Bishop has emerged as one of the most important and discussed North American poets of the twentieth century. She has been the subject of two international conferences in the last five years and a major motion picture (Bruno Baretto’s Reaching for the Moon). In the last decade, six new editions of Bishop’s previously unpublished or long-out-of-print poetry, prose, drafts, and letters have been published, and significant new papers have been discovered and added to her archives at Vassar College. Bishop’s expanding archive represents a dialogue of major significance for our understanding of literary history and the social and cultural forces that shape a career. It is a dialogue that crosses two continents (North and South America), three nations (Canada, the U.S. and Brazil), and many disciplines (art, architecture, politics, history, literature, music, travel).
Bishop's archive at Vassar is extensive, comprising more than 120 boxes, 3,500 pages of drafts of poems and prose, notebooks, memorabilia, artwork, hundreds of letters to major poets and writers of the twentieth century, and Bishop’s recently catalogued library, which contains more than 2,000 volumes. Moreover, the archive continues to grow with Vassar’s recent acquisition of an explosive series of letters Bishop wrote to her psychoanalyst Ruth Foster in 1947, documenting her alcoholism, her sexual abuse as a child, her candid exploration of her sexual identity as a lesbian at a time of extreme homophobia and persecution, and childhood trauma—all of which she links to her own poetry. These documents, which will form the core of one of our key “case studies” for the seminar, constitute one of the most detailed psychosexual memoirs we have of any twentieth-century writer, and provide deep insight into the relationship between sexual identity, the creative process, and the significance of psychoanalytic discourse on the themes, ideas, and knowledge of Bishop’s generation of American poets. Her archive also demonstrates that Bishop was at the center of a celebrated circle of poets, writers, and artists--from Marianne Moore, Wallace Stevens, Robert Lowell, James Merrill and Alexander Calder in North America to Pablo Neruda, Carlos Drummond de Andrade and Manuel Bandeira in South America--whose collective work and correspondence with Bishop provide a rich and complex story of culture, politics, and artistic expression at mid-century that spans two continents.
The seminar will be organized around a series of “case studies” in order to provide an integrative model of teaching and scholarship and to create a forum for discussing the complex dimensions of authorship. For instance, when we look at the ethics and aesthetics associated with Bishop’s 1947 letters to her psychoanalyst, we will bring together a set of documents in order to create a dialogue between the letters and Bishop’s own poetic methods, psychoanalytic theory, current scholarship on the subject, and relevant archival discussions. This case study approach will take advantage of the archive and its contents with a focus on a series of intertwined questions of concern to both archival and literary study: How does newly discovered material change our perceptions of writers and their world? What is the relationship between a poet’s drafts and her final texts? How do we integrate archival research and materials without losing sight of the beauty of Bishop’s aesthetics? What is the best way to use these materials in the classroom? How do social and cultural forces affect what is in the archive and how we interpret its contents? The buying and selling of a poet’s papers can turn literary estates into big business with archives, publishers, and executors all bidding for a piece of the pie. What are the implications of publishing the working contents of a poet’s workshop? What are the ethical considerations of publishing deeply personal letters that the poet may not have intended to make public?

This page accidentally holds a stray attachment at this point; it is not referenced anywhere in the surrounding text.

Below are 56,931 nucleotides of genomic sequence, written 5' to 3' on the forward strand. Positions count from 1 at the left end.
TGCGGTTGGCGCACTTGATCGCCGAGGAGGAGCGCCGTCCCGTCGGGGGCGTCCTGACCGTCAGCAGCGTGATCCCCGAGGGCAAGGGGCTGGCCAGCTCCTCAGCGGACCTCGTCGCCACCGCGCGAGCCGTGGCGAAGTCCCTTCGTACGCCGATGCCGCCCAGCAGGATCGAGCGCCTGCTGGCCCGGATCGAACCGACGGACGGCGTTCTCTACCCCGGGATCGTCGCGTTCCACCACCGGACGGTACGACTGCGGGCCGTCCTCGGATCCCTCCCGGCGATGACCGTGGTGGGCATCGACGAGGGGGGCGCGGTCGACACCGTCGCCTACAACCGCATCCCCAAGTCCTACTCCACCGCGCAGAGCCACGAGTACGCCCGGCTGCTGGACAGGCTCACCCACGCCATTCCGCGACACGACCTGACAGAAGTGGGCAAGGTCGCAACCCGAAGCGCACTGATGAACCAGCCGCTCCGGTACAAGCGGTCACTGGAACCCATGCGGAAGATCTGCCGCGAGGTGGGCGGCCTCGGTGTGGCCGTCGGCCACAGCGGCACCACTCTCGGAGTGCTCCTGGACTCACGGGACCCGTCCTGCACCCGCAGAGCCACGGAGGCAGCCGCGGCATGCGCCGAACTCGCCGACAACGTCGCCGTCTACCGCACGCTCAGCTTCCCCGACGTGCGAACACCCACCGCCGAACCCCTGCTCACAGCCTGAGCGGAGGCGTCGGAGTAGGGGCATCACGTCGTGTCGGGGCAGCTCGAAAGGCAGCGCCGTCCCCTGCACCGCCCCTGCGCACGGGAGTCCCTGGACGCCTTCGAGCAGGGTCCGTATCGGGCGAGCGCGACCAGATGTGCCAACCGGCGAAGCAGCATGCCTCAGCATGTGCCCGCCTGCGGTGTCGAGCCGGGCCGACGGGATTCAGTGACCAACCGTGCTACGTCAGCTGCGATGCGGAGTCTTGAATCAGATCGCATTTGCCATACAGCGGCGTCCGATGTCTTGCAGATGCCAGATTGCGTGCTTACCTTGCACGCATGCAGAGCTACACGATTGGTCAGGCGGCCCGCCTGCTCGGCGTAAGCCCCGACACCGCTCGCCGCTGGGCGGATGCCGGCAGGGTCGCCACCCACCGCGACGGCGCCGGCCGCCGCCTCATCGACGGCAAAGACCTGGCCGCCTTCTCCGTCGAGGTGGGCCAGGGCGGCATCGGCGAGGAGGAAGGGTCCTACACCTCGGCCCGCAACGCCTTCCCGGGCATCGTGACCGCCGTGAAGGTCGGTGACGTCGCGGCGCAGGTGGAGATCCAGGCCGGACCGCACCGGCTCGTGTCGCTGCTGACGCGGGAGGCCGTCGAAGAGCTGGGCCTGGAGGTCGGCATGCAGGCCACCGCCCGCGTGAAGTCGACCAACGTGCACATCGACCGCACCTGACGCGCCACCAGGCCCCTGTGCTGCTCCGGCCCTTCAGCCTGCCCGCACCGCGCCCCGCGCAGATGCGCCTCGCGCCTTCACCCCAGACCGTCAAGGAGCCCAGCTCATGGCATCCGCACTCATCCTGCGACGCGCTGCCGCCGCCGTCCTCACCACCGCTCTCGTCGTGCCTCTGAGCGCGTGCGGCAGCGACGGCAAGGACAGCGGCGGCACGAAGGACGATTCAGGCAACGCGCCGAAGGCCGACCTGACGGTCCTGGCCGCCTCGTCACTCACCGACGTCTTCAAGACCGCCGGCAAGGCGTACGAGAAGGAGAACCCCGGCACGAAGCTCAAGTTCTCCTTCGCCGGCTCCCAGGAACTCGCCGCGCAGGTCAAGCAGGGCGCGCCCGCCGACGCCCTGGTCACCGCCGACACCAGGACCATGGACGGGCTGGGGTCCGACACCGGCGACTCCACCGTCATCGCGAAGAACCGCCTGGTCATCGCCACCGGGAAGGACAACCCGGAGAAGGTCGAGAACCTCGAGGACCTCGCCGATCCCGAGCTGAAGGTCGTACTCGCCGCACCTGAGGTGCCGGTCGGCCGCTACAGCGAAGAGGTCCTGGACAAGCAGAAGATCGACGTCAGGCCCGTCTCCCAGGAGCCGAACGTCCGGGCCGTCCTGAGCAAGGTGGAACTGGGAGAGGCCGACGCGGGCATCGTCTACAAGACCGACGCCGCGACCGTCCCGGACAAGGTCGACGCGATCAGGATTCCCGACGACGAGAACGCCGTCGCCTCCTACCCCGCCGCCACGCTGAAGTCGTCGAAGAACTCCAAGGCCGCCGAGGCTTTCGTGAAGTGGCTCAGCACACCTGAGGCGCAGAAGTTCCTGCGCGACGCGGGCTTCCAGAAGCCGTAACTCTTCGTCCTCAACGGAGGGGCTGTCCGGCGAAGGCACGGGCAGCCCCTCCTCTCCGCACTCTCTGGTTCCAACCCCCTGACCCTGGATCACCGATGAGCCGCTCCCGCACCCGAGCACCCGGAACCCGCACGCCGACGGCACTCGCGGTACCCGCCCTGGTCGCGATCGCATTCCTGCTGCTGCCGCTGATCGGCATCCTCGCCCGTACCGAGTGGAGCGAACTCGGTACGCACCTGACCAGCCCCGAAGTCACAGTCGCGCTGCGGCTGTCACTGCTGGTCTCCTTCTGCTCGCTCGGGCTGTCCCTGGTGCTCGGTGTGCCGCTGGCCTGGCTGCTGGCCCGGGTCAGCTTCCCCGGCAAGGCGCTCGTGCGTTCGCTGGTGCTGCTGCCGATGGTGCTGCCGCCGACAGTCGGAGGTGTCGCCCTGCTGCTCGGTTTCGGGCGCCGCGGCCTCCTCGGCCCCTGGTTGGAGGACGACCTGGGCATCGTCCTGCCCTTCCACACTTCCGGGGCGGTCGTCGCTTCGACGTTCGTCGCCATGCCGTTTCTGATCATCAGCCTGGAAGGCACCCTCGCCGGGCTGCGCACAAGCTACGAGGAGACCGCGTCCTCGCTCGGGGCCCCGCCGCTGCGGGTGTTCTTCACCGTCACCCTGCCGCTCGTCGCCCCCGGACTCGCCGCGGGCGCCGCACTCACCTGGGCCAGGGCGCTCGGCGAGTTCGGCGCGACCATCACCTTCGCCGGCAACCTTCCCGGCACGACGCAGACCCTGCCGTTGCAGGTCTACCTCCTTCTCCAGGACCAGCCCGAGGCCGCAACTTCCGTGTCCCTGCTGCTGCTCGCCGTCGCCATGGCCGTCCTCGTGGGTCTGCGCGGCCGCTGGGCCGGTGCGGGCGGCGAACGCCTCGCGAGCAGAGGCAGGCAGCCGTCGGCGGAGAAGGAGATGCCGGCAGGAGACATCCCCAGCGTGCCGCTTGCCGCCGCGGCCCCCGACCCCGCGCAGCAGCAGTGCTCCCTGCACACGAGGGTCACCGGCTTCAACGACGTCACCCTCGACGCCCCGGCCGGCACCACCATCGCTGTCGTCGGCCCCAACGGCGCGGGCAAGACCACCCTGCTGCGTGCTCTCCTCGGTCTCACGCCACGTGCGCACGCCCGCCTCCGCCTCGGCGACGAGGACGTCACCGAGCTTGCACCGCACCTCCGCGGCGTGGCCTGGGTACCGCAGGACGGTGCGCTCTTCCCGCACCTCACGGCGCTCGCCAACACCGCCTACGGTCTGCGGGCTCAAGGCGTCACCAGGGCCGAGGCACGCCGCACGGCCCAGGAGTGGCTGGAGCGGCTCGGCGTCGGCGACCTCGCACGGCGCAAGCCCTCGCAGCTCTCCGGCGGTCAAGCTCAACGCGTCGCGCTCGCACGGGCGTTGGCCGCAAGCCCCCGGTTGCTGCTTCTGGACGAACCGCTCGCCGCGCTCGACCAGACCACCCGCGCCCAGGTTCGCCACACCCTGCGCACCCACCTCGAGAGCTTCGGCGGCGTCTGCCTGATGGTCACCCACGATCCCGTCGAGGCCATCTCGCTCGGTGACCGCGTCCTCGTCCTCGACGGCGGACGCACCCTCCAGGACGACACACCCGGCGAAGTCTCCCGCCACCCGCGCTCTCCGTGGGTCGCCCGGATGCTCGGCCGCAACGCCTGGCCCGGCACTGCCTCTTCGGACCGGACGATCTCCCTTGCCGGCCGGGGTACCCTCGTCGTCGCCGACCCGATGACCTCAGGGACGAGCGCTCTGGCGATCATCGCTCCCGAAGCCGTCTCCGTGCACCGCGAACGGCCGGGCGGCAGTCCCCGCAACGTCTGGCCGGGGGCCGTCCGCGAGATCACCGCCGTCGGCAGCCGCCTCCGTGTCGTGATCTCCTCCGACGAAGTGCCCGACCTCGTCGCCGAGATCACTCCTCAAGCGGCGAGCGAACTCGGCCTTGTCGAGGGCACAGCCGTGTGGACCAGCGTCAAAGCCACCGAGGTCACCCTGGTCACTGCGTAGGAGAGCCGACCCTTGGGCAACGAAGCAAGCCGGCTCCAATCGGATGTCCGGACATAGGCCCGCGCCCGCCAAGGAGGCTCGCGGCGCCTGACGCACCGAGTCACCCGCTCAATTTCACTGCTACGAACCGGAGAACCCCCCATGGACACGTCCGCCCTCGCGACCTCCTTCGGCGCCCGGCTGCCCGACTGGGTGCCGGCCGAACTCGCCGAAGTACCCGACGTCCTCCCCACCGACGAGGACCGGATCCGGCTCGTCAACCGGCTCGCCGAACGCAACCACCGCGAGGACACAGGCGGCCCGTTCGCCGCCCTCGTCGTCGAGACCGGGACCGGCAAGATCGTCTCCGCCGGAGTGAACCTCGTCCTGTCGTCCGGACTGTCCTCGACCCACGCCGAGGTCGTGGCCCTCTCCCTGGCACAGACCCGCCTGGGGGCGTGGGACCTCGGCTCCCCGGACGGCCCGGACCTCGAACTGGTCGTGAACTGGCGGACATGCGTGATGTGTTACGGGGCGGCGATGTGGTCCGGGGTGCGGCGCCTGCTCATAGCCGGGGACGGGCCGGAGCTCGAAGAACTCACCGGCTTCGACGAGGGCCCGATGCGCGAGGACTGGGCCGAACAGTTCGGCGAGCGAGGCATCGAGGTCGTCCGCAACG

One could say that Bishop herself was a theorist of the archives as repositories of memory, and that she acted as her own curator of memory. In her 1971 poem “Crusoe in England,” for instance, at a time in her life when she contemplated where her own papers and effects would be placed, the poet’s avatar, Crusoe, now safe in England after having been rescued from his island, notes that the local museum has asked him to “leave everything to them”—all the products of his island industry, e.g., a flute, his knife, “shriveled shoes,” and “shedding goatskin trousers.” These objects, made by Crusoe on his island and used for his very survival, will now be placed in a museum as things torn from their original use and value. “How can anyone want such things?” Crusoe asks. But Bishop knew full well why anyone would want these things. The objects in museums and archives can serve as important reminders of our past and its relationship to the present. They can answer important questions about who we are and what we know. Bishop’s poetry is full of archival documents that act as indexical signs to the business of recapturing and re-finding long-buried memories of family, nation, and history. These signs point the way to understanding human suffering and constructing one’s own identity from the shards unearthed from the past and placed in the larger context of family and nation. Thus, we will act over the course of these three weeks as investigators, curators, collaborators, and inquirers in the workshop of literary production and its aesthetic products.